100-year-old Sheffield woman reveals heartwarming 'secret' to a long life
A remarkable centenarian from Sheffield who still knits for charity celebrated her milestone birthday at the lunch club she has attended for three decades.
Evelyn Barnes, who was born in Crookes but has called Darnall home for some 70 years, has dedicated much of her life to supporting good causes.
She volunteered for many years at charity shops run by Help the Aged, Age Concern and Dr Barnardo's, as they were then known.
More recently she has knitted clothes for dolls and teddies at a furious pace to raise money for Bluebell Wood Children's Hospice and for Darnall Lunch Club, which has become a home from home for her.
It was there she celebrated her 100th birthday today – Thursday, October 24, the day before the big day itself – surrounded by the many friends she has made through the club.
She was moved to tears by the surprise party at the Church of Christ, on Station Road, which included a special visit from Sheffield’s lord mayor Tony Downing, who presented her with a certificate, bouquet of flowers and a card.
“This has been a shock, but a pleasant one. I’m bowled over,” she said.
Evelyn, who was one of six sisters, grew up in Crookes and left school aged 15 to begin working as a domestic servant for the Potts family.
During the Second World War, she worked as a tram conductor and was responsible for escorting passengers to the nearest shelter when the air raid siren sounded, which she described as a ‘scary’ task.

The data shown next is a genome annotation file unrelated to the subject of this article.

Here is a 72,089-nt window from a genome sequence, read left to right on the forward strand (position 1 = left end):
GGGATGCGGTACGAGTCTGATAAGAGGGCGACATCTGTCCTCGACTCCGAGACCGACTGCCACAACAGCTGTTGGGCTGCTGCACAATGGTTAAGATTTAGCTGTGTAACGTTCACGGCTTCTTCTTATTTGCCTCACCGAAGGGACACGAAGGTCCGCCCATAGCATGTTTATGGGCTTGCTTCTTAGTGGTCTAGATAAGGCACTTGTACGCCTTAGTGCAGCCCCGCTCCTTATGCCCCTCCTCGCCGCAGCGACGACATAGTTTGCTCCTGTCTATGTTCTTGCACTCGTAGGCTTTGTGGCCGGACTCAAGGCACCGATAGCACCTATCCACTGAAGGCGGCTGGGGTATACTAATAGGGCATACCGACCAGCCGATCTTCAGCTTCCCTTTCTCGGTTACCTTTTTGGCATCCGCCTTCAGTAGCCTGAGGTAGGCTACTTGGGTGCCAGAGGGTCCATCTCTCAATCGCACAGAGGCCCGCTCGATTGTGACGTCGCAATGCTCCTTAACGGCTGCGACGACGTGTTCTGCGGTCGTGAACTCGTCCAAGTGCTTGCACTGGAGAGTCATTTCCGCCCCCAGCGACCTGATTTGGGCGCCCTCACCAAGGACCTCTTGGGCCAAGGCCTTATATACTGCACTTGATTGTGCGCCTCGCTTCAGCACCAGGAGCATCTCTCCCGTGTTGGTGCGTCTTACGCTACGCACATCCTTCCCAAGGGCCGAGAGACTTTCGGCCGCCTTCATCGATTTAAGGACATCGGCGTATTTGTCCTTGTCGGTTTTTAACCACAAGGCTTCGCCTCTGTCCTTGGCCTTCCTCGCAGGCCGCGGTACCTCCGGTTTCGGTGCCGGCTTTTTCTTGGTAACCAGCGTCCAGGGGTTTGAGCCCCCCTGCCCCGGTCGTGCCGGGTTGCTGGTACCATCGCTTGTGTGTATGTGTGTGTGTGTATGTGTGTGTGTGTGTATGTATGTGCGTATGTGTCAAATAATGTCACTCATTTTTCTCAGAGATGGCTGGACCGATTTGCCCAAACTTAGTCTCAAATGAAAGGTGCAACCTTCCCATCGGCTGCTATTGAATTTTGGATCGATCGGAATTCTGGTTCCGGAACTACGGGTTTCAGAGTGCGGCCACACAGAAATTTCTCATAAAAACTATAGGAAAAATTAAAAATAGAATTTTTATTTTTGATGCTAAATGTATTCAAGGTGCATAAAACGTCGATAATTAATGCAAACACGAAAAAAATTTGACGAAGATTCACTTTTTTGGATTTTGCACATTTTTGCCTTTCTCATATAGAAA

She married her late husband Ernest in June 1941, while he was on military leave, and they had a son and a daughter together.
It was after his death in August 1981 that she began helping out at charity shops, and she still puts her needlework skills to good use – earning herself the nickname ‘knitting lady’ at the lunch club.
Asked the secret to her longevity, she said: “I don’t know. I have five sisters who all died in their 70s. Why I’m still here, I don’t know.
“I’ve had a good life, and I always say if I can’t do anybody a good turn I won’t do them a bad one.”
Bill Buttrick, who volunteers at the lunch club, described Evelyn as a ‘very popular’ member who ‘does a lot for charity’.
Her popularity was clear to see as a rousing rendition of Happy Birthday was followed by a round of For She’s a Jolly Good Woman and hearty cheers and applause.
Darnall Lunch Club takes place every Tuesday and Thursday afternoon and is typically attended by around 40 people and staffed by five unpaid helpers.
It is one of 49 lunch clubs across the city which receive funding from Sheffield Council but rely on the dedication of volunteers.
Wishing Evelyn a happy birthday, Councillor Downing also praised the work of the volunteers at Sheffield’s lunch clubs.
“Places like this play an important role in preventing social isolation, because without them many people would be sat in their armchairs at home with nowhere to go,” he said.
“They provide a really wonderful service and it’s thanks to the hard work of the volunteers that they keep going.”
Darnall Lunch Club has been going for some four decades but is due to close for good this Christmas as Barry and Margaret Hartill, who have run it tirelessly for many years, take a well-earned break.
Efforts are well underway to provide a replacement, with Voluntary Action Sheffield (VAS) in talks with other groups in the area.
Sophia Arthurs-Hartnett, VAS’s lunch club development officer, is keen to hear from potential volunteers, or anyone else who might be able to help, whom she invited to call her on 0114 253 6650.